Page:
Sustainable Gastronomy Day was first observed on 18th June 2017, led by the UN General Assembly, UNESCO and the Food and Agriculture Organisation (FAO).
What is sustainable gastronomy?
Many of us use these buzzwords in everyday conversations but the FAO break it down in a more thought-provoking way:
Gastronomy can be described as the style of cooking of a particular region; a cultural expression of the world’s natural and cultural diversity.
Sustainability considers how to carry out processes in a way that is not wasteful of natural resources – and that can be continued into the future without any detrimental effects.
Sustainable Gastronomy, therefore, takes into account where ingredients are from, how they are produced and the methods by which they are delivered to local markets and, ultimately, our plates.
Sustainable gastronomy in 2021
Celebrating local, seasonal ingredients and preserving the environment has become more relevant now than ever before. Due to the Covid 19 pandemic, we have seen interruptions to the global food chain via shortages and panic buying, and have witnessed the devastating effects the virus has had on many businesses… and we have also seen how many smaller, independent local producers have stepped in to save the day.
Despite heightened levels of awareness around sustainability in recent years, we have not yet done enough – and we continue to exploit our oceans, forests and soils by using them in an unsustainable manner.
It is also estimated that one third of all food produced globally goes to waste – and it’s not just the food itself that is wasted when it goes uneaten; all of the money, labour, energy and resources (seeds, water, feed, etc.), that went into making it are lost too.
It is already clear that producers need to be more mindful about how they are using natural resources but we too, as consumers, need to be more selective about how we choose, prepare and consume our food. By working individually but with a common goal, we can have more of an impact that we might anticipate.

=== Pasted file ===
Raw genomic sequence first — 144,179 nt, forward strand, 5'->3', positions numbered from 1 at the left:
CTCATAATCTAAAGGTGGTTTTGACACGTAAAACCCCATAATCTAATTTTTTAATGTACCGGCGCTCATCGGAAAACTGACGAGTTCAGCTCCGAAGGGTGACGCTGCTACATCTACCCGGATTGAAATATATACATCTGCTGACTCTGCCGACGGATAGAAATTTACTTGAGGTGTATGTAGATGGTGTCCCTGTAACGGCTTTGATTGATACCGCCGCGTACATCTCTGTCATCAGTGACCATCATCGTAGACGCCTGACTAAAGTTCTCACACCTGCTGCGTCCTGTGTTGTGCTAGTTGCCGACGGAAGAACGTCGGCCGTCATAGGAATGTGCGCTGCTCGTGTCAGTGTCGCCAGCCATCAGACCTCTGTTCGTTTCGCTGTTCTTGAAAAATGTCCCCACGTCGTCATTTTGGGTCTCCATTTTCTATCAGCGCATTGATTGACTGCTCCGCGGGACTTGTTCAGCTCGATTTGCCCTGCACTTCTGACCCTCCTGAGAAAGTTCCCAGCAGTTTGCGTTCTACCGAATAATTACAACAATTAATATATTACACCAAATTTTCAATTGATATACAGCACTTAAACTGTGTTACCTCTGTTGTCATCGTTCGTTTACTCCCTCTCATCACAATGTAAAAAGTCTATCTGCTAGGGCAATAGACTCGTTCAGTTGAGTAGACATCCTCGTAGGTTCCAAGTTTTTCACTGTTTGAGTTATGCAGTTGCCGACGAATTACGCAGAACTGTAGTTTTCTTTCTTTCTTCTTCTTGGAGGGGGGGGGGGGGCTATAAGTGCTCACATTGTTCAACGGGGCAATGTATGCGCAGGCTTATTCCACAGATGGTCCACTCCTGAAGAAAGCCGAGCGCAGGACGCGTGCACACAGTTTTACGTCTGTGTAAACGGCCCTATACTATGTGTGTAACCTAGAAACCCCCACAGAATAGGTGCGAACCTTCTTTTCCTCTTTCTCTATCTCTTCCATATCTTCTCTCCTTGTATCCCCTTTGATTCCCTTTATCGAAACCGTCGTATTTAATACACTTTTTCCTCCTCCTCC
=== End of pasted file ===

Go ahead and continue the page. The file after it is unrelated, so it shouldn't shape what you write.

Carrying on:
So, what can we do?
When it comes to making a contribution towards sustainability there are things that we can do on a daily basis to help us form new habits. We can:
Support local producers
Buy from local food markets, small producers/farmers/fishermen or family businesses. As well as reducing production resources and the greenhouse gases associated with transport, you will be supporting their livelihoods, strengthening communities and helping to boost the regional economy. Look out for local produce on menus when eating out too, as this will also help increase local demand.
The same goes when you are on your travels… eating produce you may never have seen or heard of before will not only give you a better insight into the local culture but will support their local economy as well.
Follow the seasons when choosing which ingredients to buy or what to eat at a restaurant. This will not only help you enjoy better quality produce, grown naturally rather than in artificial or forced environments, but will help shift the buying patterns of your local shops and restaurants. As an added bonus, it might also help you expand your diet by trying new things.
Keep culinary traditions alive
Our ancestors didn’t have access to the resources that we do today, so relied heavily on what nature could provide; thus, culinary traditions are generally quite sustainable. Try cooking recipes that use time-honoured crops and ingredients native to your region. You can help preserve your culinary roots by passing recipes down from generation to generation and keeping your unique culinary culture alive.
Avoid food waste
Use your ingredients wisely by maximising every part and incorporating any excess into following meals – and think about how you might be able to use any leftovers on your plate in future meals too. Staying on top of expiry dates and being mindful of portion sizes are two of the easiest ways to begin saving natural resources.
For more information visit: un.org and fao.org